NMEC to standardize basic literacy exams in Nigeria

The National Commission for Mass Literacy, Adult and Non-Formal Education (NMEC) has agreed to standardize the administration of basic literacy examinations in the non-formal education sector in Nigeria.

With this development, children from 11-17 years of age who attend Non-Formal Learning Centers across Nigeria will sit for standardized examinations administered by the State Agencies for Mass Education (SAMEs) to qualify for basic literacy certificates.

NMEC was supported by the USAID-funded Northern Education Initiative Plus during a three-day workshop from June 11-13, 2019 in Kano state to standardize the structure of non-formal education examinations, in line with the existing curriculum.

The workshop was attended by the Commission, SAMEs, lecturers from the Ahmadu Bello University-Zaria, Usman Danfodio University-Sokoto and College of Education Azare-Bauchi and staff of the project.

NMEC National Director for Literacy and Development, Dr. Musa Gusau said in the nearest future, basic literacy examinations will no longer be state-specific but rather uniform across the 36 states of Nigeria, including the Federal Capital Territory.

“Our tests covering literacy, numeracy and life skills will now be criterion-referenced, have a marking scheme, and a scoring system across all states,” Gusau said.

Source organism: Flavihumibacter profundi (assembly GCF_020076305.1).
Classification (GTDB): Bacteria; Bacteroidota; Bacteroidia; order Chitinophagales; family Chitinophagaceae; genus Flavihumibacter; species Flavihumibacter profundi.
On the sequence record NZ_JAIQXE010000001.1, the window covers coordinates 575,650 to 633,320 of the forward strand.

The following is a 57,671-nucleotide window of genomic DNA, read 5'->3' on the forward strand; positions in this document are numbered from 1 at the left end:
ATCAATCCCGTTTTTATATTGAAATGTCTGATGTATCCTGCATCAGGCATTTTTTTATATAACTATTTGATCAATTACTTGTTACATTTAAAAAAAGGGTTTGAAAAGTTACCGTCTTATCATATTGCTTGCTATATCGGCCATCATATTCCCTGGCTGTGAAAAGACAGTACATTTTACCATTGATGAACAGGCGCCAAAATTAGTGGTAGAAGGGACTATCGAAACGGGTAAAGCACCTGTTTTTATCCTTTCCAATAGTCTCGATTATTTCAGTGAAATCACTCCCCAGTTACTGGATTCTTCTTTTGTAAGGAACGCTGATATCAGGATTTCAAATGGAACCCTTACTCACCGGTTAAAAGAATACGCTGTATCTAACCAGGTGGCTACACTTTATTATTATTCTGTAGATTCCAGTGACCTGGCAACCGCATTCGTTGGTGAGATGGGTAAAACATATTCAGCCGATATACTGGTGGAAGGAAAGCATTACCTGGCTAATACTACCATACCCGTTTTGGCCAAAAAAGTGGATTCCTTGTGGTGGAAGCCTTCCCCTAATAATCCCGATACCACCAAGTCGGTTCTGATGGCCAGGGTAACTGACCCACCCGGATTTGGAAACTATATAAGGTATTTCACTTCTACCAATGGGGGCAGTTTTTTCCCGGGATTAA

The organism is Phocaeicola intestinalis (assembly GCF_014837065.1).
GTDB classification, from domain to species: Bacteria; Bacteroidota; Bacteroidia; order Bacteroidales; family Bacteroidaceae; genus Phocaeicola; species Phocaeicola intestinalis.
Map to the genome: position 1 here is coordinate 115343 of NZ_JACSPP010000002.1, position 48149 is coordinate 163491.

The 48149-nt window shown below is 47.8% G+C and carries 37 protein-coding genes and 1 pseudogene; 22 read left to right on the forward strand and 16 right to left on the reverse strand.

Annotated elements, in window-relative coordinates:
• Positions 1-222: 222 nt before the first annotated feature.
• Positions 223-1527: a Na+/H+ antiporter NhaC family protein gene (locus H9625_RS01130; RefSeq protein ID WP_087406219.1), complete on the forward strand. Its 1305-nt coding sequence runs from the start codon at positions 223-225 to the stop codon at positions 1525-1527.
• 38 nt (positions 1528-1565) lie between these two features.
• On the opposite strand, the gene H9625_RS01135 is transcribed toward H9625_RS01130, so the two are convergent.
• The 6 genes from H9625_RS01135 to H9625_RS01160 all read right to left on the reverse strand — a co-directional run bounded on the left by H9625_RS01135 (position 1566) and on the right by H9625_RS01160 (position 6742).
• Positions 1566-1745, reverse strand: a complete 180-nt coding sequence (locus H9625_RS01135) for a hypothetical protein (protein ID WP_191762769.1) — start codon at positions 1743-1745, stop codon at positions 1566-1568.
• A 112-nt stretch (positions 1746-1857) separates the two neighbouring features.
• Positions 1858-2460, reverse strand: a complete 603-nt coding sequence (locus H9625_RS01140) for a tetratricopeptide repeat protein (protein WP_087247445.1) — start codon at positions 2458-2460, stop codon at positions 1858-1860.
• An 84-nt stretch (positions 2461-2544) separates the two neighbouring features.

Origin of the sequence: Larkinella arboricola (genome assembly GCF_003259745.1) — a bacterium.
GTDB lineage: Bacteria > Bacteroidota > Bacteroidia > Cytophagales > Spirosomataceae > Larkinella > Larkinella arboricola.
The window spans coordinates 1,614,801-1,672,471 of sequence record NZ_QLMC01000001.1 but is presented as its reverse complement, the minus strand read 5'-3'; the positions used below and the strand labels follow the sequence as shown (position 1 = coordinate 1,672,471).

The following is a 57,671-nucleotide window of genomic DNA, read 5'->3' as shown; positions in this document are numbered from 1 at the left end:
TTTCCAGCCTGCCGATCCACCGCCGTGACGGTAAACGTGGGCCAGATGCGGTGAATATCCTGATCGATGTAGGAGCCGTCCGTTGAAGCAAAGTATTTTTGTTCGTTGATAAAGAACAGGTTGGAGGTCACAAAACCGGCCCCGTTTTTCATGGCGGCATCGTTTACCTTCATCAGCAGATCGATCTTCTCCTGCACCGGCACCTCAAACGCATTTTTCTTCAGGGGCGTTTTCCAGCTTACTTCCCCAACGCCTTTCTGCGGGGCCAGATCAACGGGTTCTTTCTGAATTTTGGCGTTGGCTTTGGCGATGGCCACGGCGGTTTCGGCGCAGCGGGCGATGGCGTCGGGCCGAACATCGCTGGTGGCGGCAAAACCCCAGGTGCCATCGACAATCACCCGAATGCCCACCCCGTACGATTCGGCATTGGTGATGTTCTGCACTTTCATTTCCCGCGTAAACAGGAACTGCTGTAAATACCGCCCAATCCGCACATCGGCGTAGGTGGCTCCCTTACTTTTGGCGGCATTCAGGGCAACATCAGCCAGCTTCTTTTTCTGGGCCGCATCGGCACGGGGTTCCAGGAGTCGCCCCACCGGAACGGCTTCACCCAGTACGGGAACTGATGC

Over 200 test items selected from the non-formal education curriculum, Early Grade Reading Assessment and Group Administered Literacy Assessment were developed by participants.

To administer examinations, SAMEs will set up a formal process, which will include the establishment of an examinations committee and arrange for supervision by an examinations officer.

In the last three years, the Northern Education Initiative Plus, in collaboration with Bauchi and Sokoto SAMEs, has conducted exit examinations for about 190,000 children—following completion of a nine-month basic literacy program in the Non-Formal Learning Centers. Several thousand of these children have already been mainstreamed into formal schools through this effort.

Standardizing the examinations gives the basic literacy certificates more credibility within the Nigerian education system, further supporting the success of the students in the formal schools.

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